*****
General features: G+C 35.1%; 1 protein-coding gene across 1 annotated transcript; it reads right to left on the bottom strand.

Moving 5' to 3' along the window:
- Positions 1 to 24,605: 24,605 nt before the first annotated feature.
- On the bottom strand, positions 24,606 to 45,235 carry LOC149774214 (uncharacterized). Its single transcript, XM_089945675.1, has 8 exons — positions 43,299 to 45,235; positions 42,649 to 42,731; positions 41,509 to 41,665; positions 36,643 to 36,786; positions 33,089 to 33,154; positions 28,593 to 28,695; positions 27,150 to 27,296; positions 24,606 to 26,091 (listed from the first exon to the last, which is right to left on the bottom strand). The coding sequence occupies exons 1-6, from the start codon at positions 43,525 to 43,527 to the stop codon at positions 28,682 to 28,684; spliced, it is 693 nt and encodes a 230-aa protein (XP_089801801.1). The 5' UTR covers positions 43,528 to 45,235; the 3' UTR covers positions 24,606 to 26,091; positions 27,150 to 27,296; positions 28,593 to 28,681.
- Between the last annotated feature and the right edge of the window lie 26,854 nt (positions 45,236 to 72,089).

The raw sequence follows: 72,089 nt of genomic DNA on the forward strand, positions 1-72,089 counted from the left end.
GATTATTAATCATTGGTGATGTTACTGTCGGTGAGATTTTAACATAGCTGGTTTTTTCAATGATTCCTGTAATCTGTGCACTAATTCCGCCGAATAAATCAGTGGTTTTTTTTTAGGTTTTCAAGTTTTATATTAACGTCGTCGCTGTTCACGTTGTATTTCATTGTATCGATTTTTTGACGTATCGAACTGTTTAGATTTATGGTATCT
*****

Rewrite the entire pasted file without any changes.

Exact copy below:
General features: G+C 35.1%; 1 protein-coding gene across 1 annotated transcript; it reads right to left on the bottom strand.

Moving 5' to 3' along the window:
- Positions 1 to 24,605: 24,605 nt before the first annotated feature.
- On the bottom strand, positions 24,606 to 45,235 carry LOC149774214 (uncharacterized). Its single transcript, XM_089945675.1, has 8 exons — positions 43,299 to 45,235; positions 42,649 to 42,731; positions 41,509 to 41,665; positions 36,643 to 36,786; positions 33,089 to 33,154; positions 28,593 to 28,695; positions 27,150 to 27,296; positions 24,606 to 26,091 (listed from the first exon to the last, which is right to left on the bottom strand). The coding sequence occupies exons 1-6, from the start codon at positions 43,525 to 43,527 to the stop codon at positions 28,682 to 28,684; spliced, it is 693 nt and encodes a 230-aa protein (XP_089801801.1). The 5' UTR covers positions 43,528 to 45,235; the 3' UTR covers positions 24,606 to 26,091; positions 27,150 to 27,296; positions 28,593 to 28,681.
- Between the last annotated feature and the right edge of the window lie 26,854 nt (positions 45,236 to 72,089).

The raw sequence follows: 72,089 nt of genomic DNA on the forward strand, positions 1-72,089 counted from the left end.
GATTATTAATCATTGGTGATGTTACTGTCGGTGAGATTTTAACATAGCTGGTTTTTTCAATGATTCCTGTAATCTGTGCACTAATTCCGCCGAATAAATCAGTGGTTTTTTTTTAGGTTTTCAAGTTTTATATTAACGTCGTCGCTGTTCACGTTGTATTTCATTGTATCGATTTTTTGACGTATCGAACTGTTTAGATTTATGGTATCT